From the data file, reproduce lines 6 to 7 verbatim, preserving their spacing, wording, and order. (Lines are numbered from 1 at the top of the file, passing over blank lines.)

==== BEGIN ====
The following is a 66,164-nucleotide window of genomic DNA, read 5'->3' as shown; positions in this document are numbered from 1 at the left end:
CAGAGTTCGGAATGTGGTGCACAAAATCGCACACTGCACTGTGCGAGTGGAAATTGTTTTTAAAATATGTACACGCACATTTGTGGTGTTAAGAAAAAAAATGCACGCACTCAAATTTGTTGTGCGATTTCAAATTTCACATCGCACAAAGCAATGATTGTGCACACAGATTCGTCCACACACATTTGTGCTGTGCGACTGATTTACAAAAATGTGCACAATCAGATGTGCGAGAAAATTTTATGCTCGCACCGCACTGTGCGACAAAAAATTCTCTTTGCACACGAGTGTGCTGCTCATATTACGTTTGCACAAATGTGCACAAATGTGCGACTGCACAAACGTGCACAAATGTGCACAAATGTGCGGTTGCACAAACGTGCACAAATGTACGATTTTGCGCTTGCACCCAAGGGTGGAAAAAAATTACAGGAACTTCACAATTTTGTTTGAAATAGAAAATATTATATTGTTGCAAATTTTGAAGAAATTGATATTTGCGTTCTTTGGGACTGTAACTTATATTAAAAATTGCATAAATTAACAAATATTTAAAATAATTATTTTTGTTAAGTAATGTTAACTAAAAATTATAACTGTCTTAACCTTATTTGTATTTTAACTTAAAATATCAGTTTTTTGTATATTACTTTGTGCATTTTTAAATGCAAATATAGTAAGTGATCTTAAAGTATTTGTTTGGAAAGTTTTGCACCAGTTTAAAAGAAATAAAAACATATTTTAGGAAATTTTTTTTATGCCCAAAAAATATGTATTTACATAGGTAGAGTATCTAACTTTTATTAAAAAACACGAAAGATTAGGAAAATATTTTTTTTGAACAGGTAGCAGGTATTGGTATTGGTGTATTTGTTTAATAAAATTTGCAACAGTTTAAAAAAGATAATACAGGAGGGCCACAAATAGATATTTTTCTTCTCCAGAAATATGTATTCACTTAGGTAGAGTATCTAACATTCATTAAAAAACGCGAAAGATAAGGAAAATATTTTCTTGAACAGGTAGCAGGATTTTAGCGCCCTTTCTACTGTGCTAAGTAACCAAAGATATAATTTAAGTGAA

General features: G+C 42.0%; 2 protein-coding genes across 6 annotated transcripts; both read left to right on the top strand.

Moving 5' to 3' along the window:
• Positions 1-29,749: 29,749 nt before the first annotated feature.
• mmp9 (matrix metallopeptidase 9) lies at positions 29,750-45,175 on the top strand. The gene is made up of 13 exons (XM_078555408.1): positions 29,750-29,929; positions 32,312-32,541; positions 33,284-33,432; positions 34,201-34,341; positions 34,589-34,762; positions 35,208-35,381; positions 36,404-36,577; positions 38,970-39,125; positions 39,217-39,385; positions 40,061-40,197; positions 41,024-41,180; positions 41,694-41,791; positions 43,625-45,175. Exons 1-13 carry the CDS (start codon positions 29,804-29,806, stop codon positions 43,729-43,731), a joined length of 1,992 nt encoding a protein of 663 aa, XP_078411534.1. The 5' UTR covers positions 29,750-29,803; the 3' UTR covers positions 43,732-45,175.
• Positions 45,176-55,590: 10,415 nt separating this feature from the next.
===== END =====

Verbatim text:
• mmp9 (matrix metallopeptidase 9) lies at positions 29,750-45,175 on the top strand. The gene is made up of 13 exons (XM_078555408.1): positions 29,750-29,929; positions 32,312-32,541; positions 33,284-33,432; positions 34,201-34,341; positions 34,589-34,762; positions 35,208-35,381; positions 36,404-36,577; positions 38,970-39,125; positions 39,217-39,385; positions 40,061-40,197; positions 41,024-41,180; positions 41,694-41,791; positions 43,625-45,175. Exons 1-13 carry the CDS (start codon positions 29,804-29,806, stop codon positions 43,729-43,731), a joined length of 1,992 nt encoding a protein of 663 aa, XP_078411534.1. The 5' UTR covers positions 29,750-29,803; the 3' UTR covers positions 43,732-45,175.
• Positions 45,176-55,590: 10,415 nt separating this feature from the next.